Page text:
Another critique of applying Affirmative Duty to Section 230 is how courts determine "Cause-in-fact" information in cases. Cause-in-fact refers to the actual evidence and factual causation that can prove an entity is at fault for causing harm, which was a significant point of contention during oral argument in Twitter, Inc. v. Taamneh[2]. Twitter was accused of not taking down accounts and information that helped coordinate the terrorist attack. However, what would it look like if they were to take action? Would Twitter have needed just to remove accounts? Should they also have to remove retweets, accounts that press the "like" button on recruitment posts, and flag those who sustain a longer duration of engagement? The ambiguity around reasonable moderation often leads to more questions than answers. Without defining clear parameters or a brightline for appropriate action, online platforms argue that it's difficult to determine safe levels of content moderation. If they moderate too excessively, platforms risk collateral censorship and First Amendment violation; if websites moderate too little, they could fail Affirmative Duty and lose liability immunity. In summary, Affirmative Duty could be an effective method of incentivizing moderation, but the solution raises valid logistical concerns; if these concerns aren't addressed, the government risks rampant collateral censorship and enigmatic court cases revolving around liability.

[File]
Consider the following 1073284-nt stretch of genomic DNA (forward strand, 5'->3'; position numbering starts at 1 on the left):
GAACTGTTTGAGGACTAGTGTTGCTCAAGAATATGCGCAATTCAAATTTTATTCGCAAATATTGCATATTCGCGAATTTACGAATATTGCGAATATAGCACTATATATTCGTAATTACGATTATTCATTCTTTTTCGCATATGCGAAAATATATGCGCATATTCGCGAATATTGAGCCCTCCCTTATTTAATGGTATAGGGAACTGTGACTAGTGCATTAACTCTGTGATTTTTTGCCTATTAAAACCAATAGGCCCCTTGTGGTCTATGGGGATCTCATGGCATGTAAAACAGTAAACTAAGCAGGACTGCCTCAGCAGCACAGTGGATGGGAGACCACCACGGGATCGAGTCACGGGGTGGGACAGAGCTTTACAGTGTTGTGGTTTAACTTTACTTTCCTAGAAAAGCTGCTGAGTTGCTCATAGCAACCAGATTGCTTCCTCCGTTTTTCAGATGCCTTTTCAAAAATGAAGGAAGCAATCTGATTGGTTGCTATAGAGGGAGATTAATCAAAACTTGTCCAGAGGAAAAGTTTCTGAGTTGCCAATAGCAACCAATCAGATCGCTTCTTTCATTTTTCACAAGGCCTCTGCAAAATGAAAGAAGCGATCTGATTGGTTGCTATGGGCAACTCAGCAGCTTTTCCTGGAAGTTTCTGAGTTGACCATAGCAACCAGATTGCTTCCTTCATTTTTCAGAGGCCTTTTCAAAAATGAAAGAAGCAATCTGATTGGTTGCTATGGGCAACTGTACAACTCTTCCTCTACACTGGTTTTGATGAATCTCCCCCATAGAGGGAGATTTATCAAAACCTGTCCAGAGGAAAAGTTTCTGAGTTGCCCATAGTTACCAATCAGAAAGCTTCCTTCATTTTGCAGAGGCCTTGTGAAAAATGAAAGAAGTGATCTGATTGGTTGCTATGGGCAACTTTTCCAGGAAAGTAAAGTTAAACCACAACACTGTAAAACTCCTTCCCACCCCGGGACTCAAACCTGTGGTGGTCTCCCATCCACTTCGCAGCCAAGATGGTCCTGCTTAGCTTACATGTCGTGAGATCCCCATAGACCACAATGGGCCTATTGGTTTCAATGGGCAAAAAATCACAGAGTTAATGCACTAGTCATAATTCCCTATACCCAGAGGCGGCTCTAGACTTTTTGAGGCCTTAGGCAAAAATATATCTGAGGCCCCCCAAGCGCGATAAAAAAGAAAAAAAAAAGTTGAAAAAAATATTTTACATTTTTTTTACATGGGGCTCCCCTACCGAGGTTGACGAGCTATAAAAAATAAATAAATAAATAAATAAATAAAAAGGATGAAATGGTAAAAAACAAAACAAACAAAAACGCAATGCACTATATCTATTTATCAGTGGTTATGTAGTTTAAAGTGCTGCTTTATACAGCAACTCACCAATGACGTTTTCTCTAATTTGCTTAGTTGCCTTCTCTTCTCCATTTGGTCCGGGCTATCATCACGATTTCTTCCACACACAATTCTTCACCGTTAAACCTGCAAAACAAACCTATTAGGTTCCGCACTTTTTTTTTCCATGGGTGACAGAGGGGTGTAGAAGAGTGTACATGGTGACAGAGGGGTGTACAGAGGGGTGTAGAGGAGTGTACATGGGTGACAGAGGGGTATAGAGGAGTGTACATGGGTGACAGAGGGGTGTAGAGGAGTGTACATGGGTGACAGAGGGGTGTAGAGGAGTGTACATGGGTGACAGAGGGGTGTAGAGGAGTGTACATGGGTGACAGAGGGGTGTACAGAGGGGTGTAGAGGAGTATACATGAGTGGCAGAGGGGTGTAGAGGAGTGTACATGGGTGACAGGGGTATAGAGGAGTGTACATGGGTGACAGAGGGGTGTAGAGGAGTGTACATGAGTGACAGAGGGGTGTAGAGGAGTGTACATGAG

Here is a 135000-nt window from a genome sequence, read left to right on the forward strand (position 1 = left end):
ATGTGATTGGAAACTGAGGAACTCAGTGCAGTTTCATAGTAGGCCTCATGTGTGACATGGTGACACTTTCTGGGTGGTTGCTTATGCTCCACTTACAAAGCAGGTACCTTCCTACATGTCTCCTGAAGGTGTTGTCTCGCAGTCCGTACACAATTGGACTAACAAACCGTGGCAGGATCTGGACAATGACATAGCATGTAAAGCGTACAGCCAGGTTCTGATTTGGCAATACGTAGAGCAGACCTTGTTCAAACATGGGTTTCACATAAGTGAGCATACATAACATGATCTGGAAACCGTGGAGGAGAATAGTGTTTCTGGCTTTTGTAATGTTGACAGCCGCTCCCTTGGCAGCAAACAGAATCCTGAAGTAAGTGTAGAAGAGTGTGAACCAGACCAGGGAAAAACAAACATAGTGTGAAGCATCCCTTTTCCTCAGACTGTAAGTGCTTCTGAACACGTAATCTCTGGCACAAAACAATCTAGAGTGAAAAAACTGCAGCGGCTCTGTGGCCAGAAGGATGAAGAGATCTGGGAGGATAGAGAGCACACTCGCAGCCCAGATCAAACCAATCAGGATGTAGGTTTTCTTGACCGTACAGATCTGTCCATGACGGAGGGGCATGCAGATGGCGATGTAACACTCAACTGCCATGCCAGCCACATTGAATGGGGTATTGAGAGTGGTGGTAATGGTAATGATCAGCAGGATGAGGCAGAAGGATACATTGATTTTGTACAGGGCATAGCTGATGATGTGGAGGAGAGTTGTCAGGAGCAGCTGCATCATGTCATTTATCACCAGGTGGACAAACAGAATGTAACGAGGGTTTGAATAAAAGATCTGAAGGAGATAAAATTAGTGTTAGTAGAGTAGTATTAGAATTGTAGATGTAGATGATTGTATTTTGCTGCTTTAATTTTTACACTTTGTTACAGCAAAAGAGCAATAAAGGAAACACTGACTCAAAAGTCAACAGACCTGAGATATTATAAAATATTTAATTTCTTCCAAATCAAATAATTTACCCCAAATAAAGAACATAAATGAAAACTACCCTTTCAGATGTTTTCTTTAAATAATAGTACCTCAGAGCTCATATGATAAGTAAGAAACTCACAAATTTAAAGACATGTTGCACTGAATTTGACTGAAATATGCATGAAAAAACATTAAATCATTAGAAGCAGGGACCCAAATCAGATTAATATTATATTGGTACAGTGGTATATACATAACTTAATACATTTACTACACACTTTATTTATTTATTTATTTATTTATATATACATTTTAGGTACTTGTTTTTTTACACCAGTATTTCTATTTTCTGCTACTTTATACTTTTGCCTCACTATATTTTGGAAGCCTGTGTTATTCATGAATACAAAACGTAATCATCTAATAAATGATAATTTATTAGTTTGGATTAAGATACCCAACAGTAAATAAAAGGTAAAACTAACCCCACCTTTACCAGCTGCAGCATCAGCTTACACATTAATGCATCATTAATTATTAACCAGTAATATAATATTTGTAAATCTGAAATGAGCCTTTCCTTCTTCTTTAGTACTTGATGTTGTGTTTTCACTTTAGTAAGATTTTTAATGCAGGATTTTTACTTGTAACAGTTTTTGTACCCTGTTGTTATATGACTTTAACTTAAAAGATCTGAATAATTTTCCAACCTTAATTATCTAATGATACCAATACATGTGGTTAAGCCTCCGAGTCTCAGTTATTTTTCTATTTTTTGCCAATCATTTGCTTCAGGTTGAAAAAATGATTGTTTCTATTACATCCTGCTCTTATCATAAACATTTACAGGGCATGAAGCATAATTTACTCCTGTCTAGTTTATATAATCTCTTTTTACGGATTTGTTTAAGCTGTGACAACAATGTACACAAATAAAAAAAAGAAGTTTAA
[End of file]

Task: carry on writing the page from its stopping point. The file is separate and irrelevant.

Solution #2: Good Faith